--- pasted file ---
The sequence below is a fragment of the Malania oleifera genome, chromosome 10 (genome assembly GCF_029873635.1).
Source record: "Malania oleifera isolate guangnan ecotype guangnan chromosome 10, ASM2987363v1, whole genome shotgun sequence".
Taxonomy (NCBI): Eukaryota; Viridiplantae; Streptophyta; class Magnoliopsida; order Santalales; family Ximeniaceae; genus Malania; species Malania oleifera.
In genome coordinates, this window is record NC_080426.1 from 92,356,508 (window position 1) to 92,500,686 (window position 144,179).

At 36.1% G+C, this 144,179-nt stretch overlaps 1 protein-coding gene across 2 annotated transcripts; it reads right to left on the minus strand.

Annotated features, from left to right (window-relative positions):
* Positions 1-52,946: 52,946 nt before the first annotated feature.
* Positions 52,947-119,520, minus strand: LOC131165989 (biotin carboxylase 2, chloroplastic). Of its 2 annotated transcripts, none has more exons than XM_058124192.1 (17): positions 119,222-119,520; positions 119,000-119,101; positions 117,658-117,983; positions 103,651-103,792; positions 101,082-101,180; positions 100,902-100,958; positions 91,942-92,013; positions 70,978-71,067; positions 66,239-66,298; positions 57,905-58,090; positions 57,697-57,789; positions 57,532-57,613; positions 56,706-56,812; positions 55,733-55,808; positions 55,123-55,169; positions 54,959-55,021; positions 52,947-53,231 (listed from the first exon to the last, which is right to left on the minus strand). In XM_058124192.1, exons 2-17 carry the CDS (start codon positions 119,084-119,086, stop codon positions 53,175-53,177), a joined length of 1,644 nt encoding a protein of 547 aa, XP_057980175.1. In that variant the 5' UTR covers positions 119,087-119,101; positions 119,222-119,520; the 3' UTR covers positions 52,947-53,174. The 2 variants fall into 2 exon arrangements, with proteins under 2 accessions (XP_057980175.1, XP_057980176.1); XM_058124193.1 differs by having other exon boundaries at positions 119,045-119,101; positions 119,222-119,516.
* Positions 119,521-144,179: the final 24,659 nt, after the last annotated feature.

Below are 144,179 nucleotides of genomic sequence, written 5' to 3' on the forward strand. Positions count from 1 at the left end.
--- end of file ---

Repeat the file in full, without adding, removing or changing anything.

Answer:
The sequence below is a fragment of the Malania oleifera genome, chromosome 10 (genome assembly GCF_029873635.1).
Source record: "Malania oleifera isolate guangnan ecotype guangnan chromosome 10, ASM2987363v1, whole genome shotgun sequence".
Taxonomy (NCBI): Eukaryota; Viridiplantae; Streptophyta; class Magnoliopsida; order Santalales; family Ximeniaceae; genus Malania; species Malania oleifera.
In genome coordinates, this window is record NC_080426.1 from 92,356,508 (window position 1) to 92,500,686 (window position 144,179).

At 36.1% G+C, this 144,179-nt stretch overlaps 1 protein-coding gene across 2 annotated transcripts; it reads right to left on the minus strand.

Annotated features, from left to right (window-relative positions):
* Positions 1-52,946: 52,946 nt before the first annotated feature.
* Positions 52,947-119,520, minus strand: LOC131165989 (biotin carboxylase 2, chloroplastic). Of its 2 annotated transcripts, none has more exons than XM_058124192.1 (17): positions 119,222-119,520; positions 119,000-119,101; positions 117,658-117,983; positions 103,651-103,792; positions 101,082-101,180; positions 100,902-100,958; positions 91,942-92,013; positions 70,978-71,067; positions 66,239-66,298; positions 57,905-58,090; positions 57,697-57,789; positions 57,532-57,613; positions 56,706-56,812; positions 55,733-55,808; positions 55,123-55,169; positions 54,959-55,021; positions 52,947-53,231 (listed from the first exon to the last, which is right to left on the minus strand). In XM_058124192.1, exons 2-17 carry the CDS (start codon positions 119,084-119,086, stop codon positions 53,175-53,177), a joined length of 1,644 nt encoding a protein of 547 aa, XP_057980175.1. In that variant the 5' UTR covers positions 119,087-119,101; positions 119,222-119,520; the 3' UTR covers positions 52,947-53,174. The 2 variants fall into 2 exon arrangements, with proteins under 2 accessions (XP_057980175.1, XP_057980176.1); XM_058124193.1 differs by having other exon boundaries at positions 119,045-119,101; positions 119,222-119,516.
* Positions 119,521-144,179: the final 24,659 nt, after the last annotated feature.

Below are 144,179 nucleotides of genomic sequence, written 5' to 3' on the forward strand. Positions count from 1 at the left end.